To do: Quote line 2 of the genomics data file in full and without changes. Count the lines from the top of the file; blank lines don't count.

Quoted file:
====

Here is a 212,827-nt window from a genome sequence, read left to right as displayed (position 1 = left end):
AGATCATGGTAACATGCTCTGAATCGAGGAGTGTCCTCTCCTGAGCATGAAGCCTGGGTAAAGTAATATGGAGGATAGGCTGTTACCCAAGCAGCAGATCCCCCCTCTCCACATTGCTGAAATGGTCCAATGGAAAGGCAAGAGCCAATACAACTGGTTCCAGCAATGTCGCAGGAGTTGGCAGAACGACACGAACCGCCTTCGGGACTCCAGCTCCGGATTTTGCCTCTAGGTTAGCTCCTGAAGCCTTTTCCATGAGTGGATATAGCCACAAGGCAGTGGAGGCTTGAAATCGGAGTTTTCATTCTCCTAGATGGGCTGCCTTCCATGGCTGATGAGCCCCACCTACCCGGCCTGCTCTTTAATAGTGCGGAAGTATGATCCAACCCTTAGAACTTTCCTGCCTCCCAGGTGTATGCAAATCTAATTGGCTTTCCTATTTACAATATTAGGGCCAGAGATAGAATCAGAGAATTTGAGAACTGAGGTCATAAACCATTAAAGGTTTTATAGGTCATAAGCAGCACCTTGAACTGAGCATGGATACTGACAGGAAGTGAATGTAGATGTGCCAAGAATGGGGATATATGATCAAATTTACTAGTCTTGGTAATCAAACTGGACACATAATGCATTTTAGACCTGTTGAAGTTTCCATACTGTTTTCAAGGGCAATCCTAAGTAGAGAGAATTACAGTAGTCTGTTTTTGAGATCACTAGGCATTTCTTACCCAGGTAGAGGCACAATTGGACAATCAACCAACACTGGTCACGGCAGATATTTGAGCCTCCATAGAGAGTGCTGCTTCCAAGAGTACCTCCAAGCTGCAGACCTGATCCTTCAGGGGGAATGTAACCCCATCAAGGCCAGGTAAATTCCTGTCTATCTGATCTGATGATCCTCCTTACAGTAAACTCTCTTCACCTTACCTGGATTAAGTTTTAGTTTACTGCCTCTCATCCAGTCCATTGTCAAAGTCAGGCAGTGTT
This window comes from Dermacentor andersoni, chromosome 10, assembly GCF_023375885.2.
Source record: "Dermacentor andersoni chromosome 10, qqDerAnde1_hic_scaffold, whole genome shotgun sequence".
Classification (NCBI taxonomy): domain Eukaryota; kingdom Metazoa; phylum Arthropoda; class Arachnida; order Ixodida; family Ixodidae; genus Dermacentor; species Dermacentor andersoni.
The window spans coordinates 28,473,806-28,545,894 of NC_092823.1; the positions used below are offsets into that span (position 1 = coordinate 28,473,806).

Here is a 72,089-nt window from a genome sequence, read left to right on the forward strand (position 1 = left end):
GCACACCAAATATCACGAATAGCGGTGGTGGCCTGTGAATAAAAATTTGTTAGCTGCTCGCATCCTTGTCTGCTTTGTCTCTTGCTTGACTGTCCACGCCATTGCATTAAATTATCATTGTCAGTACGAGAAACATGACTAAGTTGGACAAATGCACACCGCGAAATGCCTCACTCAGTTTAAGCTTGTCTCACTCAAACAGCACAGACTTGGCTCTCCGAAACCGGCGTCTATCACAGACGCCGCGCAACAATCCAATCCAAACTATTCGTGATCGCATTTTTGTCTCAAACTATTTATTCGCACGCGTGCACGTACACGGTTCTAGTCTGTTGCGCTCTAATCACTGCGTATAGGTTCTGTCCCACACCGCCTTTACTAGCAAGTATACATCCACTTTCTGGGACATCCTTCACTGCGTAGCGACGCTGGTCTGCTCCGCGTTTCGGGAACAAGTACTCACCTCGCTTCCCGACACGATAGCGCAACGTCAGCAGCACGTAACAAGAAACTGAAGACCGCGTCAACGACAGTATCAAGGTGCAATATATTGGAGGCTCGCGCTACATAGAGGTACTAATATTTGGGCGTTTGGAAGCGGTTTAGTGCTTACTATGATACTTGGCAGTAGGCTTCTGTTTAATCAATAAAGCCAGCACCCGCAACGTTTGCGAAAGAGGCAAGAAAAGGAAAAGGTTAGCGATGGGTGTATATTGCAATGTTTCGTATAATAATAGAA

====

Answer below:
AGATCATGGTAACATGCTCTGAATCGAGGAGTGTCCTCTCCTGAGCATGAAGCCTGGGTAAAGTAATATGGAGGATAGGCTGTTACCCAAGCAGCAGATCCCCCCTCTCCACATTGCTGAAATGGTCCAATGGAAAGGCAAGAGCCAATACAACTGGTTCCAGCAATGTCGCAGGAGTTGGCAGAACGACACGAACCGCCTTCGGGACTCCAGCTCCGGATTTTGCCTCTAGGTTAGCTCCTGAAGCCTTTTCCATGAGTGGATATAGCCACAAGGCAGTGGAGGCTTGAAATCGGAGTTTTCATTCTCCTAGATGGGCTGCCTTCCATGGCTGATGAGCCCCACCTACCCGGCCTGCTCTTTAATAGTGCGGAAGTATGATCCAACCCTTAGAACTTTCCTGCCTCCCAGGTGTATGCAAATCTAATTGGCTTTCCTATTTACAATATTAGGGCCAGAGATAGAATCAGAGAATTTGAGAACTGAGGTCATAAACCATTAAAGGTTTTATAGGTCATAAGCAGCACCTTGAACTGAGCATGGATACTGACAGGAAGTGAATGTAGATGTGCCAAGAATGGGGATATATGATCAAATTTACTAGTCTTGGTAATCAAACTGGACACATAATGCATTTTAGACCTGTTGAAGTTTCCATACTGTTTTCAAGGGCAATCCTAAGTAGAGAGAATTACAGTAGTCTGTTTTTGAGATCACTAGGCATTTCTTACCCAGGTAGAGGCACAATTGGACAATCAACCAACACTGGTCACGGCAGATATTTGAGCCTCCATAGAGAGTGCTGCTTCCAAGAGTACCTCCAAGCTGCAGACCTGATCCTTCAGGGGGAATGTAACCCCATCAAGGCCAGGTAAATTCCTGTCTATCTGATCTGATGATCCTCCTTACAGTAAACTCTCTTCACCTTACCTGGATTAAGTTTTAGTTTACTGCCTCTCATCCAGTCCATTGTCAAAGTCAGGCAGTGTT